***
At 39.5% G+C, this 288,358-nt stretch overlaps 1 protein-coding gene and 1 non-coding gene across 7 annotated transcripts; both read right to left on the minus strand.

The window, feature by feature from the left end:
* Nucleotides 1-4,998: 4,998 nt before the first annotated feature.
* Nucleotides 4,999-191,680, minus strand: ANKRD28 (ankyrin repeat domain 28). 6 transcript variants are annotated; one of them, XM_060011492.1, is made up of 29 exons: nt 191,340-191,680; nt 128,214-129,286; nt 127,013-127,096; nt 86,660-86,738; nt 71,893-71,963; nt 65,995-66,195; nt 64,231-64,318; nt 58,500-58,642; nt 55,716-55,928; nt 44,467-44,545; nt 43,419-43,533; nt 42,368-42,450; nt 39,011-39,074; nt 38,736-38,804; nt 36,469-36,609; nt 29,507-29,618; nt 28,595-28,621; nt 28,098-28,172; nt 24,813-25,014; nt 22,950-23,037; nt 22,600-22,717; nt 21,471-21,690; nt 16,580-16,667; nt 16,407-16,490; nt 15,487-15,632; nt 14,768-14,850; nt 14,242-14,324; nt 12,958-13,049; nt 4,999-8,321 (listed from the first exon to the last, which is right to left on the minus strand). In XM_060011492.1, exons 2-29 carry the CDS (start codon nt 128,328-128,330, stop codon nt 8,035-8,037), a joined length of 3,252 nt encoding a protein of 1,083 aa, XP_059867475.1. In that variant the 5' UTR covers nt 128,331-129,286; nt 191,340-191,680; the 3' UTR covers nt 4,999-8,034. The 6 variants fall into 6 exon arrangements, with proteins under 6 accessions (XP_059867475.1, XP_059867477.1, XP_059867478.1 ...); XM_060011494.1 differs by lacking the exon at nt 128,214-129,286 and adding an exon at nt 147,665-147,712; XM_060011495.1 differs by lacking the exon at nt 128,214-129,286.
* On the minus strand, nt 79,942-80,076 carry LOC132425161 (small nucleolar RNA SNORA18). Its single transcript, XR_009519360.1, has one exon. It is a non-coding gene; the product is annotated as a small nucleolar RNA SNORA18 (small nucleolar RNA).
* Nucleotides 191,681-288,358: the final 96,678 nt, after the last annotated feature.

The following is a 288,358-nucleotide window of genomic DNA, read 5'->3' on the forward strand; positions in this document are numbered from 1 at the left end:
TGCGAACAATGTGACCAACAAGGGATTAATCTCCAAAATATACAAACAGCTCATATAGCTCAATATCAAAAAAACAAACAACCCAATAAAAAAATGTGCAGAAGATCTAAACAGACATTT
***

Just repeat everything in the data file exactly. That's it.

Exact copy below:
At 39.5% G+C, this 288,358-nt stretch overlaps 1 protein-coding gene and 1 non-coding gene across 7 annotated transcripts; both read right to left on the minus strand.

The window, feature by feature from the left end:
* Nucleotides 1-4,998: 4,998 nt before the first annotated feature.
* Nucleotides 4,999-191,680, minus strand: ANKRD28 (ankyrin repeat domain 28). 6 transcript variants are annotated; one of them, XM_060011492.1, is made up of 29 exons: nt 191,340-191,680; nt 128,214-129,286; nt 127,013-127,096; nt 86,660-86,738; nt 71,893-71,963; nt 65,995-66,195; nt 64,231-64,318; nt 58,500-58,642; nt 55,716-55,928; nt 44,467-44,545; nt 43,419-43,533; nt 42,368-42,450; nt 39,011-39,074; nt 38,736-38,804; nt 36,469-36,609; nt 29,507-29,618; nt 28,595-28,621; nt 28,098-28,172; nt 24,813-25,014; nt 22,950-23,037; nt 22,600-22,717; nt 21,471-21,690; nt 16,580-16,667; nt 16,407-16,490; nt 15,487-15,632; nt 14,768-14,850; nt 14,242-14,324; nt 12,958-13,049; nt 4,999-8,321 (listed from the first exon to the last, which is right to left on the minus strand). In XM_060011492.1, exons 2-29 carry the CDS (start codon nt 128,328-128,330, stop codon nt 8,035-8,037), a joined length of 3,252 nt encoding a protein of 1,083 aa, XP_059867475.1. In that variant the 5' UTR covers nt 128,331-129,286; nt 191,340-191,680; the 3' UTR covers nt 4,999-8,034. The 6 variants fall into 6 exon arrangements, with proteins under 6 accessions (XP_059867475.1, XP_059867477.1, XP_059867478.1 ...); XM_060011494.1 differs by lacking the exon at nt 128,214-129,286 and adding an exon at nt 147,665-147,712; XM_060011495.1 differs by lacking the exon at nt 128,214-129,286.
* On the minus strand, nt 79,942-80,076 carry LOC132425161 (small nucleolar RNA SNORA18). Its single transcript, XR_009519360.1, has one exon. It is a non-coding gene; the product is annotated as a small nucleolar RNA SNORA18 (small nucleolar RNA).
* Nucleotides 191,681-288,358: the final 96,678 nt, after the last annotated feature.

The following is a 288,358-nucleotide window of genomic DNA, read 5'->3' on the forward strand; positions in this document are numbered from 1 at the left end:
TGCGAACAATGTGACCAACAAGGGATTAATCTCCAAAATATACAAACAGCTCATATAGCTCAATATCAAAAAAACAAACAACCCAATAAAAAAATGTGCAGAAGATCTAAACAGACATTT